nature of markets and trade in food commodities, as many as 37 countries are in desperate need around the world: 21 in Africa, 10 in Asia, five in Latin America, and one (Moldova) in Europe. In addition, it is the urban poor, who are generally nonfood producers, who suffer most from the first wave of impact in this crisis. Food insecurity is having dire effects on nations, families, and children. Food riots and other forms of social unrest have erupted in Haiti, Mexico, Bangladesh, and even in developed countries, such as Italy. Families have limited their consumption of staple foods, such as rice, and eliminated from their diets more expensive foods, such as meat. In some cases, they have reduced the number of meals eaten in a day. Children suffer most from diminished access to food: immediate effects on their health due to under-nutrition and malnutrition; loss of education, if they are pulled out of school to work; and the many protection issues that arise when they are not in school. In the United States, the effects of rising food prices, while far less critical, are also being felt. Some companies have announced an increase in the price of bread to compensate for rising wheat prices. Higher fuel prices are expected to push up the prices of fruits and vegetables that are transported long distances to markets. Food banks across the country are receiving fewer donations of certain surplus food items from grocery chains, such as cheese, yogurt, eggs, and meat. At the same time, they anticipate an increase in demand as low-income Americans struggle to pay higher grocery bills.

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The global food crisis has no easy solutions. In the short-term, food aid is needed for the millions of people who have been thrust into poverty and hunger. In the long-term, investment in agriculture and measures to improve food security are needed to ensure that every family and every child has access to the food they need to survive and thrive.
(Sources: Food and Agriculture Organization of the United Nations (FAO), The State of Food Insecurity in the World, 2006; World Bank, Rising Food and Fuel Prices, 2008; World Bank, Rising Food Prices, Policy Options, and World Bank Response, 2008; FAO, Soaring food prices, 2008; FAO, Crop Prospects and Food Situation, April 2008; International Food Policy Research Institute, Rising Food Prices: What Should Be Done? April 2008; United States Department of Agriculture Foreign Agricultural Service (USDA FAS), October 2008 report; United Nations World Summit on Sustainable Development, 2002.)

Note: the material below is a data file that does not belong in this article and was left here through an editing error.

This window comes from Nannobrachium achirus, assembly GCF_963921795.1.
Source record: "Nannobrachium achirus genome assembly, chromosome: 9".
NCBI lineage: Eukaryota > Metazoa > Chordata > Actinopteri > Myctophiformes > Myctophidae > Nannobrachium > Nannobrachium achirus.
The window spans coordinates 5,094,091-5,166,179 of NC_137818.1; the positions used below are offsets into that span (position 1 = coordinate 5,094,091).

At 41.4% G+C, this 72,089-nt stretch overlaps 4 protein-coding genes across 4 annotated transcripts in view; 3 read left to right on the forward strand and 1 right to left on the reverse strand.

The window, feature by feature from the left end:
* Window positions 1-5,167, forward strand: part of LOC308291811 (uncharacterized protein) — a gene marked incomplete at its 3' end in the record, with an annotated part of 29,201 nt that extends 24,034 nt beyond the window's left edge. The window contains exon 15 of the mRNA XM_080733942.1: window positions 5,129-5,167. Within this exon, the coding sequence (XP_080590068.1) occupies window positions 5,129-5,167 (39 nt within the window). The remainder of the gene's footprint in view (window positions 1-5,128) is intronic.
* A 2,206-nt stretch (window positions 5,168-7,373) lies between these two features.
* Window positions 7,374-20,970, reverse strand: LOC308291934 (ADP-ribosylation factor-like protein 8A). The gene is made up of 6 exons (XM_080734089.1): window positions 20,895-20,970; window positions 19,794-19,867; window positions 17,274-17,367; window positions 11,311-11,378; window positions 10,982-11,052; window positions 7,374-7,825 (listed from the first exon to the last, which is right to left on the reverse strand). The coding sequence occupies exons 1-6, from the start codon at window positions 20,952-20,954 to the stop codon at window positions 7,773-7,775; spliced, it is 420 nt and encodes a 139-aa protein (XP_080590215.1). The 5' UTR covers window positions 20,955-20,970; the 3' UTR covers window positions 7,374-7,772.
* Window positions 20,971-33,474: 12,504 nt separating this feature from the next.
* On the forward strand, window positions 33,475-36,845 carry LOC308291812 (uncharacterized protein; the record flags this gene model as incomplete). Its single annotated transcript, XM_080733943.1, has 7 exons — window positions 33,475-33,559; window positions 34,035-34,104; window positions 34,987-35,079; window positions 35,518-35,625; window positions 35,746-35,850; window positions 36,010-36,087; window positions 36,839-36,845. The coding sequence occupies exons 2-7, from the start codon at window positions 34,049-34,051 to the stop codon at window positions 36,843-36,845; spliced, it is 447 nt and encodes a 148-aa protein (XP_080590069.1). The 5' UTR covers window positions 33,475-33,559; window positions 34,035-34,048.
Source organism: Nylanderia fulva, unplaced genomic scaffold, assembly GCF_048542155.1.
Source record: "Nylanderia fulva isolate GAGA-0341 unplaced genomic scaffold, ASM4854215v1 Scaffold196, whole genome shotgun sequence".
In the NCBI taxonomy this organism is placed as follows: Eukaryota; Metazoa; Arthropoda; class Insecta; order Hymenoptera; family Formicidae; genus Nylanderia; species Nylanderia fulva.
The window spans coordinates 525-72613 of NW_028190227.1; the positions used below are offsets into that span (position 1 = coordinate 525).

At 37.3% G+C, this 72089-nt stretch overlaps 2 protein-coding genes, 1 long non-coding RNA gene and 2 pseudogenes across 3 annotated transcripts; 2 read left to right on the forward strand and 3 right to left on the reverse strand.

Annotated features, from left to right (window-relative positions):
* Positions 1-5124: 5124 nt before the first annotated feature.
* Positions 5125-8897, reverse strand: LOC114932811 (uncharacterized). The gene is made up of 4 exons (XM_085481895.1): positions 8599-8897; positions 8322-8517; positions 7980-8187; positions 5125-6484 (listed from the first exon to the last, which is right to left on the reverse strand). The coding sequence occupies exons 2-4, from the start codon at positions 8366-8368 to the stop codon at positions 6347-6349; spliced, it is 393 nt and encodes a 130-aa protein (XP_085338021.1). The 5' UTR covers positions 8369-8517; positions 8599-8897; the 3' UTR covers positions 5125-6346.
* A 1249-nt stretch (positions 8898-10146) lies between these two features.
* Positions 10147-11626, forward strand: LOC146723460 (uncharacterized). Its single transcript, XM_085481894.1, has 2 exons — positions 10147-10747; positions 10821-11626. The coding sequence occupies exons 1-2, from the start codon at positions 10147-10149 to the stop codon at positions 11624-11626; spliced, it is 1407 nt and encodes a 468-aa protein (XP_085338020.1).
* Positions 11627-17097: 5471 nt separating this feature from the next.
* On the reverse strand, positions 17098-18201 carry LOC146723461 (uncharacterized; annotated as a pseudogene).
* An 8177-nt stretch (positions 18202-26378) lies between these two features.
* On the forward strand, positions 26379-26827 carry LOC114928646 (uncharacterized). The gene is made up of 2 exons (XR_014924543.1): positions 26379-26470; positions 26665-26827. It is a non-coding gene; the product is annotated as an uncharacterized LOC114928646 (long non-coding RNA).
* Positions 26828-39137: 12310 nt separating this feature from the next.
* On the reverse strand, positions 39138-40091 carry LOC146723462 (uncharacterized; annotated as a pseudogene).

What You Can Do
» Pray for those around the world who are hungry. Pray for wisdom for government leaders who are seeking effective means of addressing the food crisis. » Take action! Advocate for increased food-aid funding to help alleviate the suffering of children and families affected by the food crisis. Go to www.worldvisionresources.com and click on “programs and events” for more information. » Go to www.worldvisionresources.com to make a donation to help provide food and care for hungry children and families.

Copyright © 2009 by World Vision Inc., Mail Stop 321, P.O. Box 9716, Federal Way, WA 98063-9716, 253815-3320, wvresources@worldvision.org. All rights reserved.

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About World Vision
W o r l d vi s i o n i s a Christian relief, development, and advocacy organization dedicated to helping children and their families break free from poverty. Our work is motivated by our faith in Jesus Christ. We see a world where each child experiences “fullness of life” as described in John 10:10. And we know this can be achieved only by addressing the problems of poverty and injustice in a holistic way. That’s how World Vision is unique: We bring 60 years of experience in three key areas needed to help children and families thrive: emergency relief, long-term development, and advocacy. And we bring all of our skills across many areas of expertise to each community we work in, enabling us to care for children’s physical, social, emotional, and spiritual well-being. W o r l d vi s i o n re s o u r c e s educates Christians about global poverty, inspires them to social justice, and equips them with innovative resources to make a difference in the world. By developing biblically based materials for educators and ministry leaders on the causes and consequences of global poverty, World Vision Resources supports the organizational mandate to move the church in the United States to more fully embrace its biblical responsibility to serve the poor.

For more information about our resources, contact: World Vision Resources www.worldvision.org wvresources@worldvision.org